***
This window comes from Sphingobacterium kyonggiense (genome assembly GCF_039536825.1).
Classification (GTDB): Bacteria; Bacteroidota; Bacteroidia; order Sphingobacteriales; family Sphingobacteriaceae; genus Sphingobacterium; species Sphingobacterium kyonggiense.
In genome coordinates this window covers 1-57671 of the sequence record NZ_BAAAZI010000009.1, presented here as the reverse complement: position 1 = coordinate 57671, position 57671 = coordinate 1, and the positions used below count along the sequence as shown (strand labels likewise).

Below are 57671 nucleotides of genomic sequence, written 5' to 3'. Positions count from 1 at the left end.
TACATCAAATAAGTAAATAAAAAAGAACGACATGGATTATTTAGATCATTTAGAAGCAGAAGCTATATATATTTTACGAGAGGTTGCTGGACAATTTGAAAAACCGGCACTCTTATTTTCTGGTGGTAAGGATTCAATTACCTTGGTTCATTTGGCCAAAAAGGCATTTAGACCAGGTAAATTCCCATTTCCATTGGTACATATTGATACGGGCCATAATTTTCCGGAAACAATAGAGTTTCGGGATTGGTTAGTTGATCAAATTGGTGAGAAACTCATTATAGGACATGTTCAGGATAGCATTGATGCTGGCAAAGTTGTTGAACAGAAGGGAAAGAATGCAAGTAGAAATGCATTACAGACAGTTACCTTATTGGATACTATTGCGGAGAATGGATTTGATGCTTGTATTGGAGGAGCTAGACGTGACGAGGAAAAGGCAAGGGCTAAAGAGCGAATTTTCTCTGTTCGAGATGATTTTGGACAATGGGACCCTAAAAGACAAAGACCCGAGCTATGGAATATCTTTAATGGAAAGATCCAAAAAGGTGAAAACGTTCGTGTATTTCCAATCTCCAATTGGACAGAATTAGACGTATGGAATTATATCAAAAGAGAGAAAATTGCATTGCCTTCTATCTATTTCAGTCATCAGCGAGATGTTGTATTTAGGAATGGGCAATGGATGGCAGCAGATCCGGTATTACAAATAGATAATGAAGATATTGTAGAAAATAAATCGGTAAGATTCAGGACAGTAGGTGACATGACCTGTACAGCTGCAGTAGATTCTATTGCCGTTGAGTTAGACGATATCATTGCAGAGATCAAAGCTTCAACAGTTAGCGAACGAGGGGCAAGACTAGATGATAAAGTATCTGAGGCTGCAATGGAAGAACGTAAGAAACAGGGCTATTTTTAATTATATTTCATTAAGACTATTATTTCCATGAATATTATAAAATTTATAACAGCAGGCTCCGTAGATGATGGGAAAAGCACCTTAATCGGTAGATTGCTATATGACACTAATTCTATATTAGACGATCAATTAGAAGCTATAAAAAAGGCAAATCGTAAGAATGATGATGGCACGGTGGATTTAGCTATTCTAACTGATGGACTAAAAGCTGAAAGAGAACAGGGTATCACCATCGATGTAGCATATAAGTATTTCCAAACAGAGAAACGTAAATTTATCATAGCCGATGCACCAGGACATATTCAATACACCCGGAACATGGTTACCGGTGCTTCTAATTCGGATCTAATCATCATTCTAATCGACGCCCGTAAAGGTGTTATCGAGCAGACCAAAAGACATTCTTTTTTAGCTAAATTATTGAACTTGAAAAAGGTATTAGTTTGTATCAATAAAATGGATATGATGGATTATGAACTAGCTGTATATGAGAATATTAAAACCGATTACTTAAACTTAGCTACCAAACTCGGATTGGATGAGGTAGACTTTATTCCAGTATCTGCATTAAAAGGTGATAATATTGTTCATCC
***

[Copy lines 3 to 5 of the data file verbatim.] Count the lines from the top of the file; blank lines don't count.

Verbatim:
In genome coordinates this window covers 1-57671 of the sequence record NZ_BAAAZI010000009.1, presented here as the reverse complement: position 1 = coordinate 57671, position 57671 = coordinate 1, and the positions used below count along the sequence as shown (strand labels likewise).

Below are 57671 nucleotides of genomic sequence, written 5' to 3'. Positions count from 1 at the left end.
TACATCAAATAAGTAAATAAAAAAGAACGACATGGATTATTTAGATCATTTAGAAGCAGAAGCTATATATATTTTACGAGAGGTTGCTGGACAATTTGAAAAACCGGCACTCTTATTTTCTGGTGGTAAGGATTCAATTACCTTGGTTCATTTGGCCAAAAAGGCATTTAGACCAGGTAAATTCCCATTTCCATTGGTACATATTGATACGGGCCATAATTTTCCGGAAACAATAGAGTTTCGGGATTGGTTAGTTGATCAAATTGGTGAGAAACTCATTATAGGACATGTTCAGGATAGCATTGATGCTGGCAAAGTTGTTGAACAGAAGGGAAAGAATGCAAGTAGAAATGCATTACAGACAGTTACCTTATTGGATACTATTGCGGAGAATGGATTTGATGCTTGTATTGGAGGAGCTAGACGTGACGAGGAAAAGGCAAGGGCTAAAGAGCGAATTTTCTCTGTTCGAGATGATTTTGGACAATGGGACCCTAAAAGACAAAGACCCGAGCTATGGAATATCTTTAATGGAAAGATCCAAAAAGGTGAAAACGTTCGTGTATTTCCAATCTCCAATTGGACAGAATTAGACGTATGGAATTATATCAAAAGAGAGAAAATTGCATTGCCTTCTATCTATTTCAGTCATCAGCGAGATGTTGTATTTAGGAATGGGCAATGGATGGCAGCAGATCCGGTATTACAAATAGATAATGAAGATATTGTAGAAAATAAATCGGTAAGATTCAGGACAGTAGGTGACATGACCTGTACAGCTGCAGTAGATTCTATTGCCGTTGAGTTAGACGATATCATTGCAGAGATCAAAGCTTCAACAGTTAGCGAACGAGGGGCAAGACTAGATGATAAAGTATCTGAGGCTGCAATGGAAGAACGTAAGAAACAGGGCTATTTTTAATTATATTTCATTAAGACTATTATTTCCATGAATATTATAAAATTTATAACAGCAGGCTCCGTAGATGATGGGAAAAGCACCTTAATCGGTAGATTGCTATATGACACTAATTCTATATTAGACGATCAATTAGAAGCTATAAAAAAGGCAAATCGTAAGAATGATGATGGCACGGTGGATTTAGCTATTCTAACTGATGGACTAAAAGCTGAAAGAGAACAGGGTATCACCATCGATGTAGCATATAAGTATTTCCAAACAGAGAAACGTAAATTTATCATAGCCGATGCACCAGGACATATTCAATACACCCGGAACATGGTTACCGGTGCTTCTAATTCGGATCTAATCATCATTCTAATCGACGCCCGTAAAGGTGTTATCGAGCAGACCAAAAGACATTCTTTTTTAGCTAAATTATTGAACTTGAAAAAGGTATTAGTTTGTATCAATAAAATGGATATGATGGATTATGAACTAGCTGTATATGAGAATATTAAAACCGATTACTTAAACTTAGCTACCAAACTCGGATTGGATGAGGTAGACTTTATTCCAGTATCTGCATTAAAAGGTGATAATATTGTTCATCC